Ling seems satisfied that there are no instances of animal cruelty, and jumps back in his truck. “It’s a big improvement from the last time I was here about a year ago,” he says. “They built more adequate facilities. The dogs used to have fleas; I’d leave and just see all the fleas on my pants.” Until an anti-puppy-mill law passes in Hawaii, Ling and the other investigators can only make sure the dogs aren’t being abused or neglected.
 

 


Photo: Rae Huo

› 11:24 a.m.: The Trap

Sometimes Ling’s work is done for him. He walks up to a sheet of paper taped onto a fence with a map of the backyard and a handwritten note by the homeowner informing Ling that there’s a cat in one of HHS’ feral cat Trap-Neuter-Return-Manage (TNRM) cages. Ling opens the gate and finds a cage with a white towel covering it. He lifts it up and, inside, a small, white kitten with black splotches on its ears and back peers up at him. Ling sets his own metal cage next to the trap cage to transfer the month-old male kitten. It’s scared and starts meowing and clawing on the opposite end, trying to escape. Ling finally picks up the kitten by the scruff of his neck and puts him into the cage. “It’s all right, little guy,” he says to the kitten. “At the end of my shift, I’ll take it to HHS and a vet will assess him. If we can put a band on him without the kitten biting or scratching, then he has a good chance of getting adopted.”

For a $100 deposit, the society loans residents TNRM cages, in which people can trap feral cats and drop them off to HHS or have the humane investigators pick them up. The purpose is to curb the feral cat population on Oahu; last year, 2,378 feral cats were sterilized and re-released through the program. You can tell if a feral cat has been neutered because veterinarians put a small notch on the top of its right year.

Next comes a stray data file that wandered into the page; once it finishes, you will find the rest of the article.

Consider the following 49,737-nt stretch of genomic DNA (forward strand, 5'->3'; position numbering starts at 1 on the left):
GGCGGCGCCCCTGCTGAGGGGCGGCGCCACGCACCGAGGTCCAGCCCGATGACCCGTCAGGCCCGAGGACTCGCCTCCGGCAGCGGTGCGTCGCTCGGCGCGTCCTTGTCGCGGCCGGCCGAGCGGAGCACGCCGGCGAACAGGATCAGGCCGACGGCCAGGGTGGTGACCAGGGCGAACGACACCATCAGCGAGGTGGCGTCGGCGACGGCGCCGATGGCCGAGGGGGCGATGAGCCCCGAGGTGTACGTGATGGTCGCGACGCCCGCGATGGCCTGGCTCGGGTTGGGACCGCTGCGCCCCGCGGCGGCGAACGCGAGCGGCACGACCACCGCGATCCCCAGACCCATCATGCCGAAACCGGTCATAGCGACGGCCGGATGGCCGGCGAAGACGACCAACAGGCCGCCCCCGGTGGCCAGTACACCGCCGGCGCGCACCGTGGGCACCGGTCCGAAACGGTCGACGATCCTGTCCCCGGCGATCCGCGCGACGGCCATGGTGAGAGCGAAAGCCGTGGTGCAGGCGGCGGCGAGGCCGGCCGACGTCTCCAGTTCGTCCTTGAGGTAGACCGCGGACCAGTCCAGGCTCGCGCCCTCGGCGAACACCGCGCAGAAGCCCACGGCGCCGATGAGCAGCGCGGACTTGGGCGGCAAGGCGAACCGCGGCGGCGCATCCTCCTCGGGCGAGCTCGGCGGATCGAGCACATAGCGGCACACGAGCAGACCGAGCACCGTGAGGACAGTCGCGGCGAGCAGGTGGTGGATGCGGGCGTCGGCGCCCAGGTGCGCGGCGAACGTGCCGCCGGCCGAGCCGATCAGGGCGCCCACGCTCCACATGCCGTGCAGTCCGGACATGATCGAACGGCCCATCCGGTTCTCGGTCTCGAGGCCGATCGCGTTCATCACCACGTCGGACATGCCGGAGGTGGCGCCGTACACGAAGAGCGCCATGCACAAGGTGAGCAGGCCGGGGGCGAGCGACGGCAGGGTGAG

At one time, Kathleen owned 20 cats. Today, she has only five, all of which she feeds and cares for.

Photo: Rae Huo

› 1:02 p.m.: The Check-Up

Kathleen sits in the shade on a low rock wall on Kaheka Street, between Saints Peter and Paul Catholic Church and Don Quijote. Beside her is a modified bike with stacked wire cages on the back covered by a blue tarp. Inside, two kittens, about two months old, nap. On the other side of the rock wall, three adult cats are leashed to small palm trees, lazing like zoo lions in the shade. Two milk jugs with the tops cut off provide water for the cats and a current newspaper sits on the ground under a handful of dry cat food.

“Hi, Kathleen,” says Ling. “How are you today?”


One of the adult cats peers out of its enclosure; Kathleen constructed makeshift cages atop her cargo bike.

Photo: Rae Huo

“Fine,” she says. “It’s hot out.”

Kathleen has a reputation at the Hawaiian Humane Society and within the community—she’s even been written about in Honolulu newspapers. Kathleen is known as the “Cat Lady.” Ling has visited her regularly during his eight years as an investigator. At one point she had 20 cats, all of which she kept inside cages. At the time she was living on Kakaako’s streets. “We would get complaints about her daily,” says Ling.

The society humane investigators finally persuaded her to relinquish most of the cats. A verbal agreement was made that limits her to five cats, a promise she has kept so far. Ling says goodbye to Kathleen, warning her that she’s safer on Kaheka Street than in Kakaako. 

Ling parks in the back of the Hawaiian Humane Society, where he will drop off the kitten and wrap up some paperwork. It’s been an emergency-free day, which he likes. The feral kitten might even find its way into a loving home because of him. “There were some happy endings,” he says with a big smile.